Tasting Report: Nepal Jun Chiyabari J-215 Autumnal Organic
If like me you have experienced the fun and excitement felt when receiving a Christmas card from your grandmother in the mail, you will easily understand my enthusiasm for a small envelope left on the counter at Camellia Sinensis recently … A mysterious package containing precious samples sent by our producers! On this "gift under the tree," a single clue: "From: Nepal Jun Chiyabari garden / To: Kevin Gascoyne".
I waited so eagerly for this package because Jun Chiyabari is a garden unlike any other ... It has a veritable "Dream Team" for the production of tea: producers whose know-how comes from both Darjeeling and Taiwan, the exploration of the terroirs of the Himalayas with varied cultivars (Indian and Chinese) and benefiting from state-of-the-art Taiwanese equipment! While most gardens in Darjeeling consider the autumn harvest simply as an opportunity to offer teas at a more affordable price and preferentially focus on the quality of the first spring harvests, this Nepalese garden is shaking up tradition and building its reputation on a sophisticated autumn production!
Without further ado, I prepare a first infusion in a Gaiwan following the method of use proposed by the team and take the opportunity to observe and smell the leaves in the dry state: An invigorating minty and pepperry aroma (remember Christmas Candy Canes?) greets me and invites the first sip ...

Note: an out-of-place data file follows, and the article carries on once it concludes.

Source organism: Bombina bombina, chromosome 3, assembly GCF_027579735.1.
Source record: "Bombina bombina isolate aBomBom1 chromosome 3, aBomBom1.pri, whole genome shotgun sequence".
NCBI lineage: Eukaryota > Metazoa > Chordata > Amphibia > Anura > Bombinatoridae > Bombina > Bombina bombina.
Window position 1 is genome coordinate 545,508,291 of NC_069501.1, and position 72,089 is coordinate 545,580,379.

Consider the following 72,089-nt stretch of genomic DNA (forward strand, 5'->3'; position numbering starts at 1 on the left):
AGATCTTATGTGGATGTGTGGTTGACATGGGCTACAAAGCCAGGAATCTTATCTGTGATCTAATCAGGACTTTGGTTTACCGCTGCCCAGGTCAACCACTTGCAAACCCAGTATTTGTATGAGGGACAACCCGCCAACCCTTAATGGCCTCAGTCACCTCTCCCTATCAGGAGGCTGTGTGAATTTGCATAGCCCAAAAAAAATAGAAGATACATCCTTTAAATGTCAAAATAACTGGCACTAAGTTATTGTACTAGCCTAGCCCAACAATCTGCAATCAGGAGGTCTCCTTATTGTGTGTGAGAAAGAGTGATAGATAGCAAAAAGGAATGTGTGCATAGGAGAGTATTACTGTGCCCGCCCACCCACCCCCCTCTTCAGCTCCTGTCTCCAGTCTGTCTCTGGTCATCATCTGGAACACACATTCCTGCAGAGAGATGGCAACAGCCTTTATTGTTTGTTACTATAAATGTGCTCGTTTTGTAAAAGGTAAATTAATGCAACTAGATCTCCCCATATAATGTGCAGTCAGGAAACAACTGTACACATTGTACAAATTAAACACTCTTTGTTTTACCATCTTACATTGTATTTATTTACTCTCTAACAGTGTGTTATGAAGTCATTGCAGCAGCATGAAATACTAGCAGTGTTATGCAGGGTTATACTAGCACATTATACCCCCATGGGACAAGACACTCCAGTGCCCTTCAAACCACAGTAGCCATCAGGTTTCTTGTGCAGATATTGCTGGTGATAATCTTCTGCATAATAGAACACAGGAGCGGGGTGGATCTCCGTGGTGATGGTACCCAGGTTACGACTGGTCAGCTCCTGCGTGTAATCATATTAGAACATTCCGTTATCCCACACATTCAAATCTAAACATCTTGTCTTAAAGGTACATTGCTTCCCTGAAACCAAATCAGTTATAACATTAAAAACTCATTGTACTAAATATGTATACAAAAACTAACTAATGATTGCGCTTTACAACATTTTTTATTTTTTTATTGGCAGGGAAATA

The liquor is clear and bright in warm orange tones, evoking the color of caramel, candied fruit, and even the crust of a pie baked to perfection (... Nostalgia for Christmas, I’m telling you!) .
The bouquet gives my nostrils warm notes of spices (nutmeg, cloves, cinnamon) and cooked vegetables (carrots, parsnips), enhanced with refreshing fruity accents (muscat, orange, cranberries). Bring these ingredients together and you have an interesting recipe for cranberry stew!
In the mouth, I discovered a complex tea, with many facets and very "rhythmic" in the sense that the perception of aromas involves three distinct phases:
1. The fruity, tangy top notes (apples, orange zest, muscatel) gently indicate their presence.
2. The woody and spicy notes of the body make their entry in rapid crescendo, creating a warm plateau for a few seconds until swallowing;
3. The tail notes offer a surprising gourmet finish of honey, caramelized sugar and chocolate which persist thanks to the phenomenon of retro-olfaction.
The next day, still amazed by this experience of tasting, I feel the need to talk with my colleague John, the quiet master of the tea inventory in the boutique and a really big fan of Darjeeling and Nepal tea. After a few minutes of discussion, he closes his sentence with two words that still resonate in my head:
«It reminds me of a great Darjeeling Samabeong 2006… It was like a CHRISTMAS CAKE !».
In the space of two words, John and I were "on the same page," with the strange feeling of sharing a meal of the holiday season in mid-February.
(Belated Merry Christmas!)
Jean-François, manager of the latin Quarter boutique
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